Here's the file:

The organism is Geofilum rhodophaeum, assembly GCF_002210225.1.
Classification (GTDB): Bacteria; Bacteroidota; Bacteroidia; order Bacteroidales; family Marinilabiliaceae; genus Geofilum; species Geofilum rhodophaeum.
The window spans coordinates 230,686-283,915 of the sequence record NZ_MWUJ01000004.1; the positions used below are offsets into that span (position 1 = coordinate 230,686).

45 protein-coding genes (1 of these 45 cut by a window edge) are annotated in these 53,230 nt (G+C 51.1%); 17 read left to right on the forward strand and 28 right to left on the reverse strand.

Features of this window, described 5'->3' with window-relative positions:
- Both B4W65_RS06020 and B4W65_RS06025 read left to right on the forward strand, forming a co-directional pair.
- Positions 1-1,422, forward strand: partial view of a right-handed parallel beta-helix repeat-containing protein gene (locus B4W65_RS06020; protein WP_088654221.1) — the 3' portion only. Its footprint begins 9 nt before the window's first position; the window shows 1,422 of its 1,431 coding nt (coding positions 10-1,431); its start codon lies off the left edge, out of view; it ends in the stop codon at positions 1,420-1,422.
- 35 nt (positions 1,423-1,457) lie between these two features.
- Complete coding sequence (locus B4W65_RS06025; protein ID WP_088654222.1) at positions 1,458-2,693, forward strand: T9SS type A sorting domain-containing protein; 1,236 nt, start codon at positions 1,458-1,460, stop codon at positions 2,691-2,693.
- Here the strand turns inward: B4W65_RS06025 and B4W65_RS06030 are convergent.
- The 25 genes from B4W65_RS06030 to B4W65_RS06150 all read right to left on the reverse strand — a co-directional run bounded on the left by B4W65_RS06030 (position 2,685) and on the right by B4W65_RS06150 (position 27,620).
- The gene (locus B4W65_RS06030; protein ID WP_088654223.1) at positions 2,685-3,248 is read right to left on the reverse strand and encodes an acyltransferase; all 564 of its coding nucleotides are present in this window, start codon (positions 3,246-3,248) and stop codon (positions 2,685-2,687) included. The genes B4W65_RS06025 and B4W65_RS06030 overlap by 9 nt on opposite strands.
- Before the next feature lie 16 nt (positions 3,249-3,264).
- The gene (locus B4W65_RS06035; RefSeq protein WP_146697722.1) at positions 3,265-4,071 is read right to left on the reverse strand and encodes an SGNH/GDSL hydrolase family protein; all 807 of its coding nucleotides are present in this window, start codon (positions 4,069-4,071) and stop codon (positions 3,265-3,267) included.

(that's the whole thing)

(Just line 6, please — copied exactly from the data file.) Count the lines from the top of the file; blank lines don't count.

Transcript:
- Both B4W65_RS06020 and B4W65_RS06025 read left to right on the forward strand, forming a co-directional pair.